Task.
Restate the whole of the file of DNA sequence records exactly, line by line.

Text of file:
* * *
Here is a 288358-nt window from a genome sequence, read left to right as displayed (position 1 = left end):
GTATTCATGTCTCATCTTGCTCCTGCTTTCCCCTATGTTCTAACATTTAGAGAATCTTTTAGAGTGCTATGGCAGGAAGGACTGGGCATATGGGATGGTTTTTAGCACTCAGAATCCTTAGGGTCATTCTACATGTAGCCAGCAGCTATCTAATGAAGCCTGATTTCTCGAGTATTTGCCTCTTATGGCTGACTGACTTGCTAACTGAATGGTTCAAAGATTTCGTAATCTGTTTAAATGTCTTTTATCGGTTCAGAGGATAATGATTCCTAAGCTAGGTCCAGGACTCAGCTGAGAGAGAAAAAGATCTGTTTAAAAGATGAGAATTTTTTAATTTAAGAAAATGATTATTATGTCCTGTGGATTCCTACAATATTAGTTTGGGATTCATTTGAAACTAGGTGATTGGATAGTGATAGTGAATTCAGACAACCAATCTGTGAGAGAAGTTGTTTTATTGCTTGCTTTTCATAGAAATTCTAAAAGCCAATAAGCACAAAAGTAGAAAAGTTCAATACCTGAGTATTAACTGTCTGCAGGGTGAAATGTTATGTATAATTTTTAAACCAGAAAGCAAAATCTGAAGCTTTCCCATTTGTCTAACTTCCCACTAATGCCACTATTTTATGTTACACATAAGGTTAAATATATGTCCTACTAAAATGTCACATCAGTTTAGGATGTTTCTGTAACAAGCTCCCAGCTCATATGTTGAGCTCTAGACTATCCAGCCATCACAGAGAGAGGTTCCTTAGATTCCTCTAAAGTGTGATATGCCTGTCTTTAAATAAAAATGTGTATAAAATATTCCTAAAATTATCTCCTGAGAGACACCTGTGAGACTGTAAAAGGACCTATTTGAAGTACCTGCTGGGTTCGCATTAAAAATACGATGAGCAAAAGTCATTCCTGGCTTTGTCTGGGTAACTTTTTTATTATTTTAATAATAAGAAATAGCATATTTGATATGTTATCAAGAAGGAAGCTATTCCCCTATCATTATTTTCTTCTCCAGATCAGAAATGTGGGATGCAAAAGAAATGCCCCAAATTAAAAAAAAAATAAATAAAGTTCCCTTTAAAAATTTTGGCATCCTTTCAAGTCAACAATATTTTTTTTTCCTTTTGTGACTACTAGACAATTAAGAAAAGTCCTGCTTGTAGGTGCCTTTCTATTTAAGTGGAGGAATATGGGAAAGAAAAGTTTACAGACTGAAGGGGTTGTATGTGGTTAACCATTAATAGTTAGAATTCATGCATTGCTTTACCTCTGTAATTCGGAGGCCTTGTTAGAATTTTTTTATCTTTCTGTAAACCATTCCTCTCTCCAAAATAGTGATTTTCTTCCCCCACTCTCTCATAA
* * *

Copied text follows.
Here is a 288358-nt window from a genome sequence, read left to right as displayed (position 1 = left end):
GTATTCATGTCTCATCTTGCTCCTGCTTTCCCCTATGTTCTAACATTTAGAGAATCTTTTAGAGTGCTATGGCAGGAAGGACTGGGCATATGGGATGGTTTTTAGCACTCAGAATCCTTAGGGTCATTCTACATGTAGCCAGCAGCTATCTAATGAAGCCTGATTTCTCGAGTATTTGCCTCTTATGGCTGACTGACTTGCTAACTGAATGGTTCAAAGATTTCGTAATCTGTTTAAATGTCTTTTATCGGTTCAGAGGATAATGATTCCTAAGCTAGGTCCAGGACTCAGCTGAGAGAGAAAAAGATCTGTTTAAAAGATGAGAATTTTTTAATTTAAGAAAATGATTATTATGTCCTGTGGATTCCTACAATATTAGTTTGGGATTCATTTGAAACTAGGTGATTGGATAGTGATAGTGAATTCAGACAACCAATCTGTGAGAGAAGTTGTTTTATTGCTTGCTTTTCATAGAAATTCTAAAAGCCAATAAGCACAAAAGTAGAAAAGTTCAATACCTGAGTATTAACTGTCTGCAGGGTGAAATGTTATGTATAATTTTTAAACCAGAAAGCAAAATCTGAAGCTTTCCCATTTGTCTAACTTCCCACTAATGCCACTATTTTATGTTACACATAAGGTTAAATATATGTCCTACTAAAATGTCACATCAGTTTAGGATGTTTCTGTAACAAGCTCCCAGCTCATATGTTGAGCTCTAGACTATCCAGCCATCACAGAGAGAGGTTCCTTAGATTCCTCTAAAGTGTGATATGCCTGTCTTTAAATAAAAATGTGTATAAAATATTCCTAAAATTATCTCCTGAGAGACACCTGTGAGACTGTAAAAGGACCTATTTGAAGTACCTGCTGGGTTCGCATTAAAAATACGATGAGCAAAAGTCATTCCTGGCTTTGTCTGGGTAACTTTTTTATTATTTTAATAATAAGAAATAGCATATTTGATATGTTATCAAGAAGGAAGCTATTCCCCTATCATTATTTTCTTCTCCAGATCAGAAATGTGGGATGCAAAAGAAATGCCCCAAATTAAAAAAAAAATAAATAAAGTTCCCTTTAAAAATTTTGGCATCCTTTCAAGTCAACAATATTTTTTTTTCCTTTTGTGACTACTAGACAATTAAGAAAAGTCCTGCTTGTAGGTGCCTTTCTATTTAAGTGGAGGAATATGGGAAAGAAAAGTTTACAGACTGAAGGGGTTGTATGTGGTTAACCATTAATAGTTAGAATTCATGCATTGCTTTACCTCTGTAATTCGGAGGCCTTGTTAGAATTTTTTTATCTTTCTGTAAACCATTCCTCTCTCCAAAATAGTGATTTTCTTCCCCCACTCTCTCATAA